The next morning Nat dressed in his suit and then went downstairs. He read over his sermon as he ate, more nervous than he’d been in years. It was the first time that he knew his audience would probably hate what he said.
At the church, his father introduced him to people. Cousins, aunts, and uncles crowded around with enthusiasm. Then he noticed the others, glancing toward him disapprovingly, watching, but not coming near. In the sanctuary the split was even more obvious. His relatives sat on the left side, smiling and happy. On the right was the rest of the church, and he could feel their disapproval, like a tangible, malignant wave. He’d rarely had opposition. The closest he’d come to this was when he’d hit a nerve or two with a particularly hard sermon. But he hadn’t even opened his mouth, and they hated him. Nat sat in the front and tried to pray silently for these people, that he could somehow reunite them — marry them back into one body.
Nat barely listened as Jordan led the beginning worship and scripture reading. His Aunt Bea, his mother’s sister, played the old piano. Finally it was time. His father introduced him, giving him the opening he needed when he bragged about Nat’s accomplishments.
Nat stood at the pulpit. The left side still smiled. The right side still frowned. He saw Libby slip into a back pew on the left side. Ryan was half way up. He briefly wondered if they ever saw each other.
Nat bowed his head and prayed. Then he started with pride and worked his way into legalism. “When we add a bunch of rules to God’s Word that he didn’t put there, we’re the same as the Pharisees. Did you know Jesus had his strongest rebukes for those who thought they were the holiest? The Pharisees were the ones who followed all their little rules and were better at it than anyone else. Jesus calls them hypocrites and vipers. Notice that Jesus said no such thing to the tax collector or the prostitute. Instead his rebuke was gentle. He eats with the tax collector and speaks with the woman at the well. Interesting, isn’t it?”
Then he hit them with the true gospel. “There’s nothing we can do to make God love us more, and nothing we can do to make him love us less. When we think we’re earning God’s favor by what we do or don’t do, we nullify the gospel and say Christ died for nothing because I can get there on my own. Your works are filthy rags, he says. You can’t do it. Your works will never be good enough for heaven. Your pride is in dirty clothing. That is why Christ came, died and rose. It is by His works that we can come to God — His robe — not our filthy rags.”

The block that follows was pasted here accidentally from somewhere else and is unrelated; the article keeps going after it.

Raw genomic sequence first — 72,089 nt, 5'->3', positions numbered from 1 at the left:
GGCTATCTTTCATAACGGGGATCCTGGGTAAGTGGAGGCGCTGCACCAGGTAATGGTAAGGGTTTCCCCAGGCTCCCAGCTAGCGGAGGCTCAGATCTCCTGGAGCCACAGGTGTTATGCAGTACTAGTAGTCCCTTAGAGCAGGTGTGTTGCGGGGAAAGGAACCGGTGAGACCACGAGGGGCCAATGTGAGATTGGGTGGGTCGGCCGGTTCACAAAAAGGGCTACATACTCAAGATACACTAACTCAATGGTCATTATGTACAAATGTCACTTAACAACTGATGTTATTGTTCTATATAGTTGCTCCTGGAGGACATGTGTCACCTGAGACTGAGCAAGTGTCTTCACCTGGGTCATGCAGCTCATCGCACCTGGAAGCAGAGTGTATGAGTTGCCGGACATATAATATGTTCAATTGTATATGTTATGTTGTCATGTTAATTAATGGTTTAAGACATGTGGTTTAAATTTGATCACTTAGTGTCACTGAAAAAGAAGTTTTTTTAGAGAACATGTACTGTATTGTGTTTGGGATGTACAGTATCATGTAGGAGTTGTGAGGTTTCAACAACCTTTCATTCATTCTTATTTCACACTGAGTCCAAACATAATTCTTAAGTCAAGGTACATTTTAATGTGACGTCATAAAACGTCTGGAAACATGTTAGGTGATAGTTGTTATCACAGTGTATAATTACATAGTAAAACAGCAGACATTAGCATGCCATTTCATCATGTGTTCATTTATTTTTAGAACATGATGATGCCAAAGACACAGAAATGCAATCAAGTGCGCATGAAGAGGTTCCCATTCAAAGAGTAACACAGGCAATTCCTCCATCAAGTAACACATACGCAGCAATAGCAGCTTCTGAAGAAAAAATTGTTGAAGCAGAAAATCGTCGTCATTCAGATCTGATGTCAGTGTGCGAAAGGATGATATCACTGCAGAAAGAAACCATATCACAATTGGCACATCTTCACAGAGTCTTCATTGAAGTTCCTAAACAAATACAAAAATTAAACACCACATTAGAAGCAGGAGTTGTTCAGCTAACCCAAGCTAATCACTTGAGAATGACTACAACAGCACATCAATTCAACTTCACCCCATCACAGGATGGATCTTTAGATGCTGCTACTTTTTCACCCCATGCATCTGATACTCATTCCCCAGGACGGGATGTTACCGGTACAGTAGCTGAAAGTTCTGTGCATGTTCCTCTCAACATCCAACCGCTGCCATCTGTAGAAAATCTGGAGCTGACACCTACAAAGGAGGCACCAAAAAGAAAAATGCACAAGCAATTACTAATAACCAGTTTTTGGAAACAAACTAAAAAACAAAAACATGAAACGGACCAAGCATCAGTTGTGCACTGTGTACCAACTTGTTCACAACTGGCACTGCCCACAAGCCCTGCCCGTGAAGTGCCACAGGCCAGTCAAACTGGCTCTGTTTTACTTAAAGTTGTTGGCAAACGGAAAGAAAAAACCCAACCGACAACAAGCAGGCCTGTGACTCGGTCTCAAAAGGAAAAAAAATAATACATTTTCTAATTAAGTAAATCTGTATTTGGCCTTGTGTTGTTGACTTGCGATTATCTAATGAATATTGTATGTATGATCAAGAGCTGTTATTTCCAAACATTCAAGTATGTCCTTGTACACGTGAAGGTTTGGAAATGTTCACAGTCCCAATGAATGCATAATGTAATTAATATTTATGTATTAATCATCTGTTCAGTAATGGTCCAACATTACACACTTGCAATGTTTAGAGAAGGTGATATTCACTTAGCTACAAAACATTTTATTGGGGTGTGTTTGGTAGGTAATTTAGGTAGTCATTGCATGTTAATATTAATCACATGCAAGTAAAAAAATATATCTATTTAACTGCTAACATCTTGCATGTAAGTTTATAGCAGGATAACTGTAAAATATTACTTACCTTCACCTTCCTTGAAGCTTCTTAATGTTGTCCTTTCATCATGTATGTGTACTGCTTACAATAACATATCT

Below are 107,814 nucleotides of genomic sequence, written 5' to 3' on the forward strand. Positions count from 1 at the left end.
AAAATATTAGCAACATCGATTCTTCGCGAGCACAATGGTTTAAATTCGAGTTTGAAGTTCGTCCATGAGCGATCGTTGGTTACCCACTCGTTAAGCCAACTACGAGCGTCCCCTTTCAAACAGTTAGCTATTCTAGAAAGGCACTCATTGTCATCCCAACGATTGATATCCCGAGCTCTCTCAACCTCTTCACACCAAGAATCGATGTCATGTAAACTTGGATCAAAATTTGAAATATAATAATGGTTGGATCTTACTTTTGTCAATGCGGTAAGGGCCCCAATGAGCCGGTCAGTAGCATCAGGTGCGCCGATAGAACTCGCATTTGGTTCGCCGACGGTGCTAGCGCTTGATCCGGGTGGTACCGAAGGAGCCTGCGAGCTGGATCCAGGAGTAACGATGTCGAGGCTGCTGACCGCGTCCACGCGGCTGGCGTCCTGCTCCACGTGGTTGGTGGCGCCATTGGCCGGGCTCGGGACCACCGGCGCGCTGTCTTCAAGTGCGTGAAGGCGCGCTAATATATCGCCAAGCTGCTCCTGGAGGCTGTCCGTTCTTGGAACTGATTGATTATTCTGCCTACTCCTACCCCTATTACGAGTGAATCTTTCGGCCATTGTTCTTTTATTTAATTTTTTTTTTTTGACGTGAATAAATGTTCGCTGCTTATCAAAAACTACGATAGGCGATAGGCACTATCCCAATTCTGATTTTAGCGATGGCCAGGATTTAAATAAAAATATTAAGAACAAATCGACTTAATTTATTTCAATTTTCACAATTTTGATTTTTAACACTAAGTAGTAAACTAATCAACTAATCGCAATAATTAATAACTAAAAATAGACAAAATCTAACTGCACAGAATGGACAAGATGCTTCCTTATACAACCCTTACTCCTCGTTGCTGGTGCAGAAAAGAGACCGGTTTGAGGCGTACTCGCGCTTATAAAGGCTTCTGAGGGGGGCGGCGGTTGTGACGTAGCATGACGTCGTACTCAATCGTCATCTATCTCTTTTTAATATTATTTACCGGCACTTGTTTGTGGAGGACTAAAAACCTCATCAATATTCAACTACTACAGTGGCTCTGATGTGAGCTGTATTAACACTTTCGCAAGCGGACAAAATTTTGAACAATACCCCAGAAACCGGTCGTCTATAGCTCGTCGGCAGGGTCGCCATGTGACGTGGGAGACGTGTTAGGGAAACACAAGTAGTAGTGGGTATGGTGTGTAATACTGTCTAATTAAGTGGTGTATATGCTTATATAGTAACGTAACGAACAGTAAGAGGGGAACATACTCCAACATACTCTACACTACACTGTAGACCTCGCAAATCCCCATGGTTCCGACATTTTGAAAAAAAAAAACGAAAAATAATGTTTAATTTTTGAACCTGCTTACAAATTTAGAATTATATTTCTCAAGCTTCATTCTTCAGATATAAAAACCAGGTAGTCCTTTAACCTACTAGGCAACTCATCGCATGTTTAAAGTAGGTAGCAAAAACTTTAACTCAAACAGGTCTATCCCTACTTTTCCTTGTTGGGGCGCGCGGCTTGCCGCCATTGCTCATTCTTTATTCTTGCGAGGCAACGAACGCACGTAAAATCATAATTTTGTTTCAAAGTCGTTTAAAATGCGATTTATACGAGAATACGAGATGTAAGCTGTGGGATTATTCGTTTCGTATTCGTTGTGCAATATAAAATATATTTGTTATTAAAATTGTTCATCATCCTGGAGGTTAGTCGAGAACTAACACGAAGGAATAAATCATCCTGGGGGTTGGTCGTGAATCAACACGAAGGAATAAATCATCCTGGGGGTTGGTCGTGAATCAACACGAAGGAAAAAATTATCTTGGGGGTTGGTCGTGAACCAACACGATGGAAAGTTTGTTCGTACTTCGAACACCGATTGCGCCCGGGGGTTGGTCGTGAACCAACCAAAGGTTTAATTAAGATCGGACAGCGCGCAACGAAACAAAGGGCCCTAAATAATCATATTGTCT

He waited a minute or two to let it sink in.
“I think many of us here are wearing those dirt-filled rags proudly, and looking down on anyone who isn’t wearing the same rags.” He paced for a moment to give them more time. There wasn’t as much room as he had on his own platform, but he didn’t let it interrupt his timing. Three rotations instead of two.
He looked out across the pews to the right and then to the left. “This congregation has a problem,” he said bluntly. “Caused by pride and legalism. Do you really think a man with more letters after his name will solve it?” he asked, looking to the left. “Of course not! Education won’t hurt a pastor, but you can help the man you have get an education by giving him four weeks a year of study leave and a budget for conferences and books. You could even send him to seminary. There are quite a few that offer one week classes, each quarter. But that’s not really the problem, is it? That’s what you fight about, but that’s not the problem.”
Nat glanced at his father, but then decided that wasn’t a good idea. He was more than upset. Nat closed his eyes, trying to remember where he was. “No, education isn’t the problem. And at this point I must ask what the problem is? Is it false doctrine? Is it immoral conduct? Why are you so intent to replace the man? And is this reason strong enough to justify splitting a church in two, harboring bitterness, scattering the sheep, and hurting your brothers and sisters that you’ve worshipped with for years? If it isn’t, I’m going to suggest that maybe one half of the church needs to consider asking forgiveness of the other. And the other half needs to forgive.”
Nat paused one more time, staring at his open Bible. He closed it, putting his notes inside. Then he closed his eyes and prayed for the congregation, for Mike Tallen and his family, and for the board of elders. When he finished, he left the church. He didn’t wait to greet anyone, hopping in the Bronco and driving back to the farm.
Instead of going into the house, he went to the office to Jordan’s computer to see if Paul had time to answer his letter. Surprisingly he had.
“Hey, you really do listen to your own sermons,” Paul began. Nat smiled. Paul was just who he needed to talk to now. But he’d have to settle for this letter.